We are at a critical time as the biggest advocates for the L&D funding facility are countries that serve as strong allies and maintain important geo-political allyships for the United States. As such, business needs to align with the broader policy and initiative to best serve both the needs of the country and the world. Business leaders must think holistically and view climate as the geo-political issue that it is. After all, geo-political elements govern the system in which business works (for example, consider the implications of the Russia-Ukraine war on the global energy crisis or food system). According to the Accenture UNGC CEO study, 83% of CEOs feel that current levels of geopolitical instability limit the world’s ability to achieve the SDGs. Climate change is not just a cost center for a firm; climate change is an inherently geo-political issue that companies’ leadership need to  centralize into the core of a business. How  we conduct business and educate business leaders must align with this.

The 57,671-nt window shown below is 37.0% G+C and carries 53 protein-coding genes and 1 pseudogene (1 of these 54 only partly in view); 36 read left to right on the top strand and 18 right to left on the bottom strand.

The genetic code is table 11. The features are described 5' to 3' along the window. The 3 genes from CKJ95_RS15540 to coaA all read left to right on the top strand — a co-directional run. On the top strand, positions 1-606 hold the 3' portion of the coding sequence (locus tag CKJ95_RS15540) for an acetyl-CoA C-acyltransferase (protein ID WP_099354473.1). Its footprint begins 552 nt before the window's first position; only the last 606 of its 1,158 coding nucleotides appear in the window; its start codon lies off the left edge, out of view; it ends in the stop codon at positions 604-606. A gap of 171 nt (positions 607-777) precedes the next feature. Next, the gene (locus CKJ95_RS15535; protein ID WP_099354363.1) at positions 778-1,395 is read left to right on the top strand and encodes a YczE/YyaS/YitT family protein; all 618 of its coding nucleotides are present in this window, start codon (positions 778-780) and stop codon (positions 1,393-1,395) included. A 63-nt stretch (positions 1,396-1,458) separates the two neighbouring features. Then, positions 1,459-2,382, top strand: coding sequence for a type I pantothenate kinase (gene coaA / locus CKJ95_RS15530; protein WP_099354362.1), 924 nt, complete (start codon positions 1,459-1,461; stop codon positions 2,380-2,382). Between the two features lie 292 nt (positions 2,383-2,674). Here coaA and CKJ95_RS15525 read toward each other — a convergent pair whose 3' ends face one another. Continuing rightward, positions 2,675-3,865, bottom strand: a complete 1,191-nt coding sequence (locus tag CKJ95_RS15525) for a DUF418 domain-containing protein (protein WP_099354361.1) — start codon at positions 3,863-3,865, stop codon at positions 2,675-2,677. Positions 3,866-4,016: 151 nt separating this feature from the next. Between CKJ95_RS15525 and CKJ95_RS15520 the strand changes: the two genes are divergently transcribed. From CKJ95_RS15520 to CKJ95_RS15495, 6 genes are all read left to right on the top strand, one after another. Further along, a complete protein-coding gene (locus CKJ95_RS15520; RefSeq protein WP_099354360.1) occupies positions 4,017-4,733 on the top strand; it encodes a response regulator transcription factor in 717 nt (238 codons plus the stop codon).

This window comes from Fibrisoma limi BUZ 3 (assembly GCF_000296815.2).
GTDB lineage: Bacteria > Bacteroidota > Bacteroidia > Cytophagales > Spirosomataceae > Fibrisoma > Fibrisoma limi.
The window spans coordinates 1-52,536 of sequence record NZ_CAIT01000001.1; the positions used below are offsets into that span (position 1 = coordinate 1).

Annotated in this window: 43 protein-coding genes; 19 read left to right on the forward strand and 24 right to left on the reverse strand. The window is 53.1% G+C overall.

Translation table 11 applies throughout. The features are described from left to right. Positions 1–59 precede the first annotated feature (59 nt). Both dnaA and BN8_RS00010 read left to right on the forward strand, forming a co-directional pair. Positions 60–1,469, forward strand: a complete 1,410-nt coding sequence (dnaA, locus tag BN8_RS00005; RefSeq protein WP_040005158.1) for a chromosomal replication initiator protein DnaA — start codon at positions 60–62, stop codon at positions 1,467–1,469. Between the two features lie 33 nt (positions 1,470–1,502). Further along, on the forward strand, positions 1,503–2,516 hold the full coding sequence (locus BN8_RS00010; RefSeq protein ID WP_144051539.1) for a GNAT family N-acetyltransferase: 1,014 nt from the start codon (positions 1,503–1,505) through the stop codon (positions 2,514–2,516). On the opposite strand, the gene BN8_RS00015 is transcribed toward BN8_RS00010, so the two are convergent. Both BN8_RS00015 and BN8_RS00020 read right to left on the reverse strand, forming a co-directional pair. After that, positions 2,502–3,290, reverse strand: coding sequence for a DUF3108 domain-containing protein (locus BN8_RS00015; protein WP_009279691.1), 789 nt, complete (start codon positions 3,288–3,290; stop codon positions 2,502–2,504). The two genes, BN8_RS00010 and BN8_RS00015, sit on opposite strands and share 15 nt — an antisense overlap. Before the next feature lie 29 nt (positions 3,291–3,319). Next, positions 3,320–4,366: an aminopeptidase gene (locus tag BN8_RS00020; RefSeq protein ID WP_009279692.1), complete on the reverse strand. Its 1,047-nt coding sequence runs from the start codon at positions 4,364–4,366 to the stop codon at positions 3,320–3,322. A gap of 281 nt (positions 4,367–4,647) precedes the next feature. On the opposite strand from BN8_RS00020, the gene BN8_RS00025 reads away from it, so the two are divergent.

So, what do we do with this as business leaders?

Reflecting on COP28, we are at an extremely pivotal moment in international climate policy. The establishment of the committee to explore the Loss and Damage Financing facility puts business leaders in a critical position. Businesses can take a stance and declare to the world that, yes, the fight for our world and against climate change is important and intrinsically related to social justice. After all, there is no social justice without environmental justice. And no matter who we are, we can use our voice. We, as leaders, can: